Can VoIP softphones replace desk phones? Six ways to make it work

Enterprises looking at VoIP softphones for employees with laptops and mobile devices should follow six guidelines to boost user adoption.

After years of predictions, Voice over IP (VoIP) softphone adoption really is booming. Nemertes Research found

that in 2014, approximately 80% of companies surveyed are increasing their softphone deployments, resulting in an overall softphone growth of 306%. By the end of 2014, nearly 19% of telephony endpoints will be softphones running on a PC, while another 24% will be running softphone apps that integrate smartphones with enterprise telephony platforms.

The reasons for adopting softphones on a PC versus a mobile device vary. One key difference is that one-quarter of companies are planning to replace their desktop phones with softphones, while only 13% of those that are extending telephony to mobile phones are planning to do the same.

Softphone adoption drivers are similar no matter what the endpoint, however. They offer easier support for telework, reduced network infrastructure costs, and meet user demand for access to corporate telephony services, regardless of location.

Guidelines for a successful softphone deployment

But are VoIP softphones and mobile apps truly ready to replace desktop phones? The answer is: It depends. Nemertes offers several key guidelines that make for a successful softphone deployment.

Get a good headset. A high-quality headset or USB phone is critical for sufficient voice quality to meet employee demand. Don't skimp on the headset; IT leaders often tell us they are spending roughly the same amount of money on headsets as they are on desktop phones.

Pay attention to the network. Using a softphone means it is difficult to isolate voice traffic onto its own VLAN. Many softphone vendors turn on SSL encryption by default, which means the network can't recognize the voice traffic and adequately prioritize it over other less time-sensitive applications. Thus, adequate bandwidth -- especially for Wi-Fi-connected devices -- is critical for success.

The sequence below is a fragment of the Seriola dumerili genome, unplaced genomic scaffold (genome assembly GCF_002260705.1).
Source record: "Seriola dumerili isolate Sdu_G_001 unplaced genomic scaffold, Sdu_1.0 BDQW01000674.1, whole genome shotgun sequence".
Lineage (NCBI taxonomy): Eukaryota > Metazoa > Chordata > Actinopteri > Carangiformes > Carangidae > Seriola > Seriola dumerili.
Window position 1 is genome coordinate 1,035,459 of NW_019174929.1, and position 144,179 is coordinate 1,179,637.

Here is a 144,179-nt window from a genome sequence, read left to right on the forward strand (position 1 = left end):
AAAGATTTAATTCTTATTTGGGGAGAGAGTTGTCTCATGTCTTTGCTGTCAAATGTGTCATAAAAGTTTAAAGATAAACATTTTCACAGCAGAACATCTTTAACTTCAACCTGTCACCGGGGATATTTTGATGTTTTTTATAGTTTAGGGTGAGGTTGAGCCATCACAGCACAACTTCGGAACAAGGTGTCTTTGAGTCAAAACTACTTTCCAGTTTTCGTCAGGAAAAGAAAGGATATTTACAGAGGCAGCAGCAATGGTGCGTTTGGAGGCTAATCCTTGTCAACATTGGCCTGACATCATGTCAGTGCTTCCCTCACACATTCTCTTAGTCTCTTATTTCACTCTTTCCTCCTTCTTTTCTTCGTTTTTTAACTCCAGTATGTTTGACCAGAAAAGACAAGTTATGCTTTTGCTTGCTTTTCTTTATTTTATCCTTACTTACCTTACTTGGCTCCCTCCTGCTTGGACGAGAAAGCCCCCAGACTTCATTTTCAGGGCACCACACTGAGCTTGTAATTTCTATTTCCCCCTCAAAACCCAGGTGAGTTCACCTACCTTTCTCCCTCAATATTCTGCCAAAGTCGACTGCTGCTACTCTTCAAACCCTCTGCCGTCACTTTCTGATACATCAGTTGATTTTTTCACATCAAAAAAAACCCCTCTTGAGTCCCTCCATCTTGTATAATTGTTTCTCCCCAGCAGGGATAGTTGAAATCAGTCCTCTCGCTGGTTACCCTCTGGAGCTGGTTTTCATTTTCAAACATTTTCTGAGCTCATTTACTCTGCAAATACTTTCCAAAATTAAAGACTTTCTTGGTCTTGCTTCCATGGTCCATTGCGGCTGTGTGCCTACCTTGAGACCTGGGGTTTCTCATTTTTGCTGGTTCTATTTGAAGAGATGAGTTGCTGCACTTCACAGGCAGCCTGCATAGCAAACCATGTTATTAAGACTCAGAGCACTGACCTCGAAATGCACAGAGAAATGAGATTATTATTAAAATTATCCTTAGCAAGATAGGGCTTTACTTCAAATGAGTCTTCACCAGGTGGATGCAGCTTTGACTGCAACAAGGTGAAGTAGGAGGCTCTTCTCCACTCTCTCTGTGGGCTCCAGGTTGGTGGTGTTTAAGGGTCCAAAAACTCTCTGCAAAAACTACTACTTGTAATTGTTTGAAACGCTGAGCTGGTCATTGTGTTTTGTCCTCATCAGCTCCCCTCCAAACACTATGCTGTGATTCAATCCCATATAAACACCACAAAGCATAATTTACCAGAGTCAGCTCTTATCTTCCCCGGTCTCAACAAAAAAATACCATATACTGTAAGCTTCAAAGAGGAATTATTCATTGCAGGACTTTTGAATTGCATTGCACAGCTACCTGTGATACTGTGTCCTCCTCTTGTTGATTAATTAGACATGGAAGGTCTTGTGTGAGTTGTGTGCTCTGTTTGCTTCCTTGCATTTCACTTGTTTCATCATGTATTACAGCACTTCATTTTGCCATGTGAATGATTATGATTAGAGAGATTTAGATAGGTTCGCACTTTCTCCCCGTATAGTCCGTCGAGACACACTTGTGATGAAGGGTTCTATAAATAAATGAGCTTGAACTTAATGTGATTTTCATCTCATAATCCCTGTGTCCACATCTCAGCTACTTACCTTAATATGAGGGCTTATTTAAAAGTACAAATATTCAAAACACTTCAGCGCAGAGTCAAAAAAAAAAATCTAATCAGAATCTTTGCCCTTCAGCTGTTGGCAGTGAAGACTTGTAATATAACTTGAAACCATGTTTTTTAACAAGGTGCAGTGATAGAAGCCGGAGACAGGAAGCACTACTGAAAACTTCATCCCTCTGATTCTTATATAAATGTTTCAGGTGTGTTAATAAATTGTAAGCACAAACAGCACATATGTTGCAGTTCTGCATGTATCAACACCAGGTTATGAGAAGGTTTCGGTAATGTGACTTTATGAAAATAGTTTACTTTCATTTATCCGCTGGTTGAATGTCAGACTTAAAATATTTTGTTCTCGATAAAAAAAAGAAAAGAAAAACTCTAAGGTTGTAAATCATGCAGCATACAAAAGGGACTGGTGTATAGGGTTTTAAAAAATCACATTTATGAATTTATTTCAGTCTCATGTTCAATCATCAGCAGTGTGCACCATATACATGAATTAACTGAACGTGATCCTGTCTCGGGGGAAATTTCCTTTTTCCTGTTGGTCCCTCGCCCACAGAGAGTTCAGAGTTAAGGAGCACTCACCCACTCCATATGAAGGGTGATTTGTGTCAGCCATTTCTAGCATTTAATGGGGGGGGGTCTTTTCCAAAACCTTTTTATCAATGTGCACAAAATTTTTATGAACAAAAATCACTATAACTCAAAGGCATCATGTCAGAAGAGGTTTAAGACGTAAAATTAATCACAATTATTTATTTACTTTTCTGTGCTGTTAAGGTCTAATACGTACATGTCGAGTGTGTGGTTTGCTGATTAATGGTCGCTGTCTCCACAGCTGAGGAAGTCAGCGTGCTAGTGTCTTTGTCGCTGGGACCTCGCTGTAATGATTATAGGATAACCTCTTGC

Pay attention to the desktop. If you still have a large number of Windows XP machines, softphones probably aren't for you since XP can't prioritize voice over other applications. If you are deploying desktop virtualization, make sure your virtualization architecture supports localized processing of voice -- and video -- to ensure you aren't backhauling raw voice back to the data center for encoding. Many softphone implementation efforts fall apart after the voice team discovers the desktop team's virtualization strategy doesn't support real-time application delivery.

More on softphone adoption

Softphone use in the enterprise and beyond

Dumping the desk phone for a softphone?

Softphones offer flexibility in BYOD era

Don't forget about E911. Softphone users are highly mobile and have the ability to make calls from anywhere they can find a network connection. If you are bound by regulation or policy to provide location tracking, investigate solutions that allow for tracking softphone location against a known list of offices or allow workers to update their location before making a call. Pay special attention to development of the Next Generation 9-1-1 Initiative, which will enable endpoints to track and report their own location when calling 911.

Look for integration points. If your unified communications (UC) applications like IM and Web conferencing come from a different vendor than your telephony platform, look at ways to integrate the two at the desktop, preserving the UC/IM application as the user interface, rather than adding another new application that employees will likely shun.

Don't force softphones on your employees. Many workers still prefer traditional phones, especially for new message notifications and built-in speakerphones. If your employees demand their phones back, look at USB devices as a way to provide the features they need without the extra cost of a standalone IP phone.

Adhere to these guidelines for deploying softphones and you may have indeed purchased your last desktop phone.

This was first published in March 2014

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